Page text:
Kenta Maeda doesn’t move the needle for a lot people, but what his acquisition symbolizes should make Minnesota Twins fans happy.
All offseason, the Minnesota Twins have needed to add starting pitching. They’ve mostly done the volume approach, signing Rich Hill, Homer Bailey and Jhoulys Chacin, but the clamoring for a bigger move continued.
The Boston Red Sox traded outfielder Mookie Betts and pitcher David Price to the Los Angeles Dodgers late Tuesday night. But it was ultimately a three-team deal, as the Twins got pitcher Kenta Maeda from the Dodgers and sent prospect pitcher Brusdar Graterol to the Red Sox.
Any Twins fan that has lamented a lack of spending was quieted by the signing of third baseman Josh Donaldson. Further lamenting about never giving up top prospects for win-now style pieces can also now be quelled.
Graterol was Minnesota’s No. 3-ranked prospect, and the 83rd-ranked prospect in all of baseball (via MLB Pipeline). Eric Longenhagen of FanGraphs has instantly put Graterol at the top of Boston’s prospects rankings, which says as much about the Red Sox system as it does about Graterol himself.
Graterol had Tommy John surgery in 2016, and a shoulder issue slowed him last year. He was slated to start the season in the Twins’ bullpen, but his future is seen as a starter. His ceiling is high, but arm issues at such a young age are a concern.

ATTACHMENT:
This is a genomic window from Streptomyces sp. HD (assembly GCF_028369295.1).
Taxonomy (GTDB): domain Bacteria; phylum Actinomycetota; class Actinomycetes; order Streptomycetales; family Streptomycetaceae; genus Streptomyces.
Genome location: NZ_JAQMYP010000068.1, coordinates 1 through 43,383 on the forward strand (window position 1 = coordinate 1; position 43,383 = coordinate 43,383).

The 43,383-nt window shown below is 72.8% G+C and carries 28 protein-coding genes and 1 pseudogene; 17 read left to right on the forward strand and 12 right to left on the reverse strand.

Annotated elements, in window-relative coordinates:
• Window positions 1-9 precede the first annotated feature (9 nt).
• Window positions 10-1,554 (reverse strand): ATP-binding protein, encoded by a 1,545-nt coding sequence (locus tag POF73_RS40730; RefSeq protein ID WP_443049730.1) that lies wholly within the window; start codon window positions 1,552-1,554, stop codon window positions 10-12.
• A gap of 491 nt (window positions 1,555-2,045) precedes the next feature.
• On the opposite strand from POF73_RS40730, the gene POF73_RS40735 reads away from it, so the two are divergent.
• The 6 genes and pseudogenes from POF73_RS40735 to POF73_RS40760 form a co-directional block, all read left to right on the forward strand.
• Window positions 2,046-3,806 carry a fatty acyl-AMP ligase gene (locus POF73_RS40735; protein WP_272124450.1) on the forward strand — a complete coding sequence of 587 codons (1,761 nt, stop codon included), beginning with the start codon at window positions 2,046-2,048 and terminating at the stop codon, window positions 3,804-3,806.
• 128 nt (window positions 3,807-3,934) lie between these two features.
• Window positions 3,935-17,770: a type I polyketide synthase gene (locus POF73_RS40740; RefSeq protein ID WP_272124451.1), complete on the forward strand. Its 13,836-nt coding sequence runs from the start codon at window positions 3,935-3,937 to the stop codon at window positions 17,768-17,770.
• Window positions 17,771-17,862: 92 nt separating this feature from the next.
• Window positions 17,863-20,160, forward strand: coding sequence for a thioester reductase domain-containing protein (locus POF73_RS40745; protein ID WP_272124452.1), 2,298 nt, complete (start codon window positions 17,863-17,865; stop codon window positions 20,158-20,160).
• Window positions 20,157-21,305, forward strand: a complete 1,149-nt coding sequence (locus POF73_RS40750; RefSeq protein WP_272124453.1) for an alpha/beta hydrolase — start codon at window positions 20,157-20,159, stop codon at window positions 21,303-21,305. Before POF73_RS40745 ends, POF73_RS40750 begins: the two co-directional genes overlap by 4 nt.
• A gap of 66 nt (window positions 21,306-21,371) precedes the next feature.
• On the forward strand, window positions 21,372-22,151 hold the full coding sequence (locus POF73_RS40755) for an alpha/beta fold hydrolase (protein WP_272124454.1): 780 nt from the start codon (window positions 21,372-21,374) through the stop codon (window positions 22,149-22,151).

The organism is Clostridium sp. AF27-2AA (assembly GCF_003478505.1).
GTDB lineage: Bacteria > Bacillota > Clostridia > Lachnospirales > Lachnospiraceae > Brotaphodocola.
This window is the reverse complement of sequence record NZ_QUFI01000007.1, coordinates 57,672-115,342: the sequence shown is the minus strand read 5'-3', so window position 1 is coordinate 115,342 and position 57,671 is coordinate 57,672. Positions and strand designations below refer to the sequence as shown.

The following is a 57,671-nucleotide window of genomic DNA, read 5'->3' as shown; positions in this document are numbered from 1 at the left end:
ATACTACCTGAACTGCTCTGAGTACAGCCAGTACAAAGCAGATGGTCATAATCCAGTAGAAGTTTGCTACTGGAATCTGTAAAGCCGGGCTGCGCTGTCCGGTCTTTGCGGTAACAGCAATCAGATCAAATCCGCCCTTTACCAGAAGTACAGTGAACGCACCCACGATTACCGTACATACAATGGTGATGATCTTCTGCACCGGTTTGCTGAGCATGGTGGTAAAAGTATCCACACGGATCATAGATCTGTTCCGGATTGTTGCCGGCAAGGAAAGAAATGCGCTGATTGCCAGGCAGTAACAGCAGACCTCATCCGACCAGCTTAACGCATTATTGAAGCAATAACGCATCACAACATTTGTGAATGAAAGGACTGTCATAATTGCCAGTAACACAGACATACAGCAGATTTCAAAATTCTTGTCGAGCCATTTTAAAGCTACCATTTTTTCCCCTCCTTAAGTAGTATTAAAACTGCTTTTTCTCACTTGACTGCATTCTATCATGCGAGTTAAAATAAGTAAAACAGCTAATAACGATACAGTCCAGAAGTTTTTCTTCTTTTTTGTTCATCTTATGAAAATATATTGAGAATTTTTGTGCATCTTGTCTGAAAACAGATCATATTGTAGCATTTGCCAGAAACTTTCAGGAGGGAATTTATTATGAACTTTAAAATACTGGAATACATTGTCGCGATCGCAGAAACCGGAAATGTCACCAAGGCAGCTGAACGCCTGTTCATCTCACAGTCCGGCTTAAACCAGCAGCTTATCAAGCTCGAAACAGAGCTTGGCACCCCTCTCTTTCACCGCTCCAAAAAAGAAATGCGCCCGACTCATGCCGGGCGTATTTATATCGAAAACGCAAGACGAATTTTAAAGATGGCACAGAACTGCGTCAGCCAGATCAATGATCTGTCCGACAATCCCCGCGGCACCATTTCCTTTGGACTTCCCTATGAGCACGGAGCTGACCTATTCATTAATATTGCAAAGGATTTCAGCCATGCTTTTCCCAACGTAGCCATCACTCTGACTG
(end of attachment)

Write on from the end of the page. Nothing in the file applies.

Maeda had a 4.04 ERA with a 9.9 K/9 and a 3.0 BB/9 for the Dodgers last season over 37 appearances (153.2 innings, 26 starts). He has preferred to work as a starter, but the incentives for innings and starts made in his contract seems to have motivated the Dodgers to limit his work.
Maeda strikes out plenty of batters, but he also causes weak contact. Last year he was in the 96th percentile in average exit velocity allowed, and he was in the 95th percentile in hard-hit rate allowed.
For teams in a win-now window, trading prospects for players who bring current value is palatable and not as risky as can be thought. Graterol’s future value is easily offset by adding Maeda’s stability to the top half of the rotation.
Let’s compare Maeda’s last three seasons to someone he’ll join in the Twins’ rotation:
- Kenta Maeda-2017-2019: 4.03 ERA, 3.77 FIP, 10.1 K/9, 2.8 BB/9. 101 ERA+, 3.61 K/BB,1.2 HR/9
- Jose Berrios 2017-2019: 3.80 ERA, 3.87 FIP, 9.0 K/9, 2.7 BB/9,117 ERA+, 3.35 K/BB, 1.1 HR/9
Maeda and Berrios are not all that different, and Maeda comes with a 3.31 ERA over 32.2 career postseason innings.
If Graterol eventually becomes an ace, or one of the best closers in baseball, then there might be some eventual regret about trading him. But it isn’t about future impact or value for the 2020 Minnesota Twins, and trading a top-end prospect for a veteran starter is the next of what could be many symbols of wanting to maximize a win-now window.